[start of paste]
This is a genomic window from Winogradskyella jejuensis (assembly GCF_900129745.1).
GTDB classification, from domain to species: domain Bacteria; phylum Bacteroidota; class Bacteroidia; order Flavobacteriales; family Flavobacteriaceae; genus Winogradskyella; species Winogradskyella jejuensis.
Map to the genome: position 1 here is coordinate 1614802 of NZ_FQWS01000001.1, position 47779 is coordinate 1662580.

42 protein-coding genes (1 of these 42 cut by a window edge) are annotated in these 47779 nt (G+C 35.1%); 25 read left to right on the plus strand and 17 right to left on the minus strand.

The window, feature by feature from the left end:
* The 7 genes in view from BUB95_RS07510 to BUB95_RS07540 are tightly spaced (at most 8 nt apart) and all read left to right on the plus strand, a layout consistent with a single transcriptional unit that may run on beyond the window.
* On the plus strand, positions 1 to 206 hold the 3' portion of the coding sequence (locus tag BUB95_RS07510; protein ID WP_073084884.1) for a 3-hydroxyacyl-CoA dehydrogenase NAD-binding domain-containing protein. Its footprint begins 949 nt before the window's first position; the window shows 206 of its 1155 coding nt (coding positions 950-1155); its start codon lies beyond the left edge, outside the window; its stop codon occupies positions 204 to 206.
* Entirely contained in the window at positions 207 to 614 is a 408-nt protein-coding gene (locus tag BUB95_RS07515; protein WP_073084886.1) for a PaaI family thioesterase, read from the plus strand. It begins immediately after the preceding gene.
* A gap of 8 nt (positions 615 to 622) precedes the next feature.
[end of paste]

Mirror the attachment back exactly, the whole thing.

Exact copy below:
This is a genomic window from Winogradskyella jejuensis (assembly GCF_900129745.1).
GTDB classification, from domain to species: domain Bacteria; phylum Bacteroidota; class Bacteroidia; order Flavobacteriales; family Flavobacteriaceae; genus Winogradskyella; species Winogradskyella jejuensis.
Map to the genome: position 1 here is coordinate 1614802 of NZ_FQWS01000001.1, position 47779 is coordinate 1662580.

42 protein-coding genes (1 of these 42 cut by a window edge) are annotated in these 47779 nt (G+C 35.1%); 25 read left to right on the plus strand and 17 right to left on the minus strand.

The window, feature by feature from the left end:
* The 7 genes in view from BUB95_RS07510 to BUB95_RS07540 are tightly spaced (at most 8 nt apart) and all read left to right on the plus strand, a layout consistent with a single transcriptional unit that may run on beyond the window.
* On the plus strand, positions 1 to 206 hold the 3' portion of the coding sequence (locus tag BUB95_RS07510; protein ID WP_073084884.1) for a 3-hydroxyacyl-CoA dehydrogenase NAD-binding domain-containing protein. Its footprint begins 949 nt before the window's first position; the window shows 206 of its 1155 coding nt (coding positions 950-1155); its start codon lies beyond the left edge, outside the window; its stop codon occupies positions 204 to 206.
* Entirely contained in the window at positions 207 to 614 is a 408-nt protein-coding gene (locus tag BUB95_RS07515; protein WP_073084886.1) for a PaaI family thioesterase, read from the plus strand. It begins immediately after the preceding gene.
* A gap of 8 nt (positions 615 to 622) precedes the next feature.